Play Pretty Blues
Our Research Notes series invites authors to describe their research for a recent book, with “research” defined as broadly as they like. This week, Snowden Wright writes about his novel Play Pretty Blues from Engine Books.
On June 15, 2000, in the Supreme Court of Mississippi, a hearing was held, the Estate of Robert L. Johnson v. Claud L. Johnson, regarding the latter’s heirship petition claiming to be the musician’s son. Claud had been told from birth his father was Robert Johnson. His birth certificate lists his parent as “R.L. Johnson, laborer,” seeming to refer to the influential bluesman — Grammy Lifetime Achievement Award winner and member of the Rock and Roll Hall of Fame — who supposedly sold his soul to the devil in exchange for his talent.
An elderly woman named Eula Mae Williams was called to the stand. At one point, the cross-examining attorney repeatedly questioned the veracity of her claim to have seen, in 1931, Claud Johnson’s mother making love to Robert Johnson. He asked, “You watched other people make love?”
“Yes, sir,” she said. “You haven’t?”
“No. Really haven’t.”
In response, the old woman looked at the attorney trying to shame her for having watched others make love and, referring to his claim to have never done so himself, said, “I’m sorry for you.”
I read those lines in the court transcript for the hearing. At the time, I was doing research for my first novel, Play Pretty Blues, a fictional interpretation of the life and death of Robert Johnson. Because I had finished with the easiest-to-find sources of information on the musician — the biographies of him, Peter Guralnick’s Searching for Robert Johnson, Elijah Wald’s Escaping the Delta: Robert Johnson and the Invention of the Blues, and Barry Lee Pearson and Bill McCulloch’s Robert Johnson: Lost and Found, being the most helpful — I had now moved on to some more direct means of learning about the legendary bluesman. I visited his possible graves throughout Mississippi. I read interviews with people who knew him. I listened to his songs constantly on my iPod. The court transcript was an exciting find. On reading how Eula Mae got her comeuppance on a condescending attorney, I grinned and thought, I am definitely putting this in the novel.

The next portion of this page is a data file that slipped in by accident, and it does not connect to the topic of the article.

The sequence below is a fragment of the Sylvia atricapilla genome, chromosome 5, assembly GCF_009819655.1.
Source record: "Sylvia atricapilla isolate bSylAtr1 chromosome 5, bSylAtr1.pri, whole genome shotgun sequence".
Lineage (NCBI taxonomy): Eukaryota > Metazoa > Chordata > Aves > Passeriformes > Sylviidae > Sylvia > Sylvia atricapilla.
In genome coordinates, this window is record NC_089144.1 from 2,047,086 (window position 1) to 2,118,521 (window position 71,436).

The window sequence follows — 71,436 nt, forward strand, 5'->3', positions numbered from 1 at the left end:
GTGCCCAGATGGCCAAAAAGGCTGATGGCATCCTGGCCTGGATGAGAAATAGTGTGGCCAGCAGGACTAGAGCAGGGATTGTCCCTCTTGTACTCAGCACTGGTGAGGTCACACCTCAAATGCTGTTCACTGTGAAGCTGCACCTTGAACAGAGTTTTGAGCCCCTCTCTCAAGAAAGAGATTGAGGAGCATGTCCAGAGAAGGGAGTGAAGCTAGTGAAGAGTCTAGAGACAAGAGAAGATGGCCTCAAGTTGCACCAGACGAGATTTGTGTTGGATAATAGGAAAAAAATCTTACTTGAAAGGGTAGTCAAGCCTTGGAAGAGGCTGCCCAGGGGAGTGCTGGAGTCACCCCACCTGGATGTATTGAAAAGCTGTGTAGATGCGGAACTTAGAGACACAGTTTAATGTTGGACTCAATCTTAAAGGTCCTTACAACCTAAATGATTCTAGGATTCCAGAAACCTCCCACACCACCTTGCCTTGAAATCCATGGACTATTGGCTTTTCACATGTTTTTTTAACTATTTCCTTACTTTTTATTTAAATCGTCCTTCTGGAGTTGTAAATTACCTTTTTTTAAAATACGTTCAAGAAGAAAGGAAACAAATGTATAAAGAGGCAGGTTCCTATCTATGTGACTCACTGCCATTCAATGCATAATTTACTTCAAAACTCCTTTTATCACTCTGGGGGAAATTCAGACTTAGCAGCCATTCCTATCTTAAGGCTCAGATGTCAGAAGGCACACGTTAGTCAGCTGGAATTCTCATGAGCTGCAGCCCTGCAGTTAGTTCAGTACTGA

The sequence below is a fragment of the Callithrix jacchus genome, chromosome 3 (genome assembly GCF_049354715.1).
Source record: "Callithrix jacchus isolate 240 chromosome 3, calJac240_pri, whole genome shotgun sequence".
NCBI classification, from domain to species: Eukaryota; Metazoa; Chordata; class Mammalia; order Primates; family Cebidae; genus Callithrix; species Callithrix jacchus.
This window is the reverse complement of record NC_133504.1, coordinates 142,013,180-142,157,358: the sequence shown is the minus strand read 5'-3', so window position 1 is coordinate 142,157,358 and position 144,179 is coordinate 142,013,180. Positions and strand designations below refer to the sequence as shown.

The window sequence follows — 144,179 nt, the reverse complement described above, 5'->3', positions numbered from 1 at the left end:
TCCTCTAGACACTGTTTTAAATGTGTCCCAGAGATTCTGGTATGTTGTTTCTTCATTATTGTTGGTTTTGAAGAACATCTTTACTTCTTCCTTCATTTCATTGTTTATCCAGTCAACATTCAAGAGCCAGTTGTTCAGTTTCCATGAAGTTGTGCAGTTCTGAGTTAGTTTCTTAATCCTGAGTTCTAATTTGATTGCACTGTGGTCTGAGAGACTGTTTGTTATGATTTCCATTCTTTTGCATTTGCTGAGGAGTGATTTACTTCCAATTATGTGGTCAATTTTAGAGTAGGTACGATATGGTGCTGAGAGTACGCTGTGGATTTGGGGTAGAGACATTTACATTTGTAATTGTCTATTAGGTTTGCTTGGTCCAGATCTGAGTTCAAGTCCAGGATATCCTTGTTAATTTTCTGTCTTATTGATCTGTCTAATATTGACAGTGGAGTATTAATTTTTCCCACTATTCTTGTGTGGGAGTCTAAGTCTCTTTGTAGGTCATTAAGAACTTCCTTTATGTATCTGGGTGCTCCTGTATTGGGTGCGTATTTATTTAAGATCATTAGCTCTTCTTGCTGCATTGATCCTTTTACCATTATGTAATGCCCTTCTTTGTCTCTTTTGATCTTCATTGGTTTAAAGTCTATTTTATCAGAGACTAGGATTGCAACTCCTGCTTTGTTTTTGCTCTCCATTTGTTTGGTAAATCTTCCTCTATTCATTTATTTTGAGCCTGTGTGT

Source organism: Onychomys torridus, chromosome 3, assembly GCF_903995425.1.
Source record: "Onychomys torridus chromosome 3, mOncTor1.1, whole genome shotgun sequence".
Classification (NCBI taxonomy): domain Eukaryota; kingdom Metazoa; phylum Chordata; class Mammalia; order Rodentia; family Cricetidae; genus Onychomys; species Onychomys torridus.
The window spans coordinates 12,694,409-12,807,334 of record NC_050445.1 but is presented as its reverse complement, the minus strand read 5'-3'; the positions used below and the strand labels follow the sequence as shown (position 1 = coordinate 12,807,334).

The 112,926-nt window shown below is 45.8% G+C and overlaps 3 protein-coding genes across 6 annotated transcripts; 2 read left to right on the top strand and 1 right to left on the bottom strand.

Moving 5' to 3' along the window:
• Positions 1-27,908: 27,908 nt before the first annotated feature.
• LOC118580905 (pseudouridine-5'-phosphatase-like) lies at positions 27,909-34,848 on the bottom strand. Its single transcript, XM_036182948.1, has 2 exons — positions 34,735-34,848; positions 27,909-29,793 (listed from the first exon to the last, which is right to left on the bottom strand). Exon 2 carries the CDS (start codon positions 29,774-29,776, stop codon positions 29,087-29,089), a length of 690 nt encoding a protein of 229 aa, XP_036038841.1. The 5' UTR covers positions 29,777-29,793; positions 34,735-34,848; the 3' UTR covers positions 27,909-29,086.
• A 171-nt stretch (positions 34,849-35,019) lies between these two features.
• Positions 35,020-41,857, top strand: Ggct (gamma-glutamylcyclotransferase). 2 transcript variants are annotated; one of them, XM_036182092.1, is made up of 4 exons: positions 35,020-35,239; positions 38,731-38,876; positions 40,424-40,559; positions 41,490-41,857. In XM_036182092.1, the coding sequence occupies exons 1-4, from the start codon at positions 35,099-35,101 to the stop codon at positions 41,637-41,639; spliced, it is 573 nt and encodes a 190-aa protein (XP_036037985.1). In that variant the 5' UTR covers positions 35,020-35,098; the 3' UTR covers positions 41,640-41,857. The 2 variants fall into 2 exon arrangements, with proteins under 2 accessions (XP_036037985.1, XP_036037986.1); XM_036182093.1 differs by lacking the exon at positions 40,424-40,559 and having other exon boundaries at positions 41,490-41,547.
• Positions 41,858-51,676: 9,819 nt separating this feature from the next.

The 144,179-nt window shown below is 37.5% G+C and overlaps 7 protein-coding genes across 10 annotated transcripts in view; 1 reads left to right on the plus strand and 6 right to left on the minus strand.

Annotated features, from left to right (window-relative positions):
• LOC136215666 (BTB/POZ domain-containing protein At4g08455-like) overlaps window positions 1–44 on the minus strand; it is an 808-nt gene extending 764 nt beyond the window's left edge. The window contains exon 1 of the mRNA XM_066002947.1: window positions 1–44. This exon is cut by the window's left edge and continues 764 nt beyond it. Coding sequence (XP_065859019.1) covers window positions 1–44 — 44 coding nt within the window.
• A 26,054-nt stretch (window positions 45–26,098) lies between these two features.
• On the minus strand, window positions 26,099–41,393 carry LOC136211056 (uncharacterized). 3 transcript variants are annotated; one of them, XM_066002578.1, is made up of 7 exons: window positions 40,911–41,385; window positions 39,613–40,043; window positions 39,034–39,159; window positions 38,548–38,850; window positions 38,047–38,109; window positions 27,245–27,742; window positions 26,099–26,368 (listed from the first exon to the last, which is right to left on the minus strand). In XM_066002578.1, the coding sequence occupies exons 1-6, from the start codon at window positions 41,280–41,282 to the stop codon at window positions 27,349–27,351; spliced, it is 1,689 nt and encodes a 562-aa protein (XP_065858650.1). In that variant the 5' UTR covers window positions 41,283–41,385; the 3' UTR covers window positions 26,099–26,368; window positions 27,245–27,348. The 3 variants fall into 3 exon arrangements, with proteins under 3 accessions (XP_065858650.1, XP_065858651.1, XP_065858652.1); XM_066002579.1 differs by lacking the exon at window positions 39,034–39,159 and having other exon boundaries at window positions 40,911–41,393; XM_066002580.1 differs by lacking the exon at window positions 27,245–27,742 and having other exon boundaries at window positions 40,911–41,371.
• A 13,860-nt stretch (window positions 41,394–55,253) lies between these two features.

I did not put it in the novel.
Even though I wanted to tell the anecdote, no point in the narrative, not in the scenes closer to the present day, not in the summaries abbreviating the past, felt right for it. Ultimately the episode just did not fit organically. I nonetheless learned a valuable lesson by not being able to use it: Often the most effective research is indirect.
The parts of my research that regularly made it into the novel were those not specifically related to Robert Johnson. Play Pretty Blues is set primarily in the 1930s. In order to understand the world at that time, including not only how things felt, sounded, tasted, smelled, and looked but also, perhaps most importantly, what things were called, I read two kinds of books, those about the time period and those from the time period. Certain books fit both of those categories.
During the Great Depression, the Federal Writers’ Project, part of the Works Progress Administration of the New Deal program, commissioned the American Guide Series, a group of books with detailed histories on each US state. The books contained essays on each state’s culture, its arts and letters, its religions, its population, as well as on each state’s physical properties, its landmarks, its agriculture, its flora and fauna. Often the essays were remarkably well-written, as many writers soon to be famous were involved, such as John Cheever, Zora Neale Hurston, Margaret Walker, Saul Bellow, and Richard Wright.
The WPA State Guides to Mississippi, Alabama, and New York City were the most helpful to my research. In addition to being about 1930s America they were a product of it. As such they offered me both an immersive and an informative experience of the world in which my novel is set.
Other indirect elements of my research included reading a great deal of historical fiction and, to my knowledge, just about every single novel written in Play Pretty Blues’s particular point of view, first-person plural. Aside from helping me to learn the strengths and weaknesses of my novel’s genre forebears, those books, because they were fictional, provided me with an important lesson about my subject. If I follow the facts too closely, I might as well call it a biography instead of a novel, and if I don’t follow the facts closely enough, why even bother naming the character Robert Johnson?
That’s a lesson useful for anyone writing a novel based on historical facts. The research should always be beholden to the fiction. The fiction should not always be beholden to the research.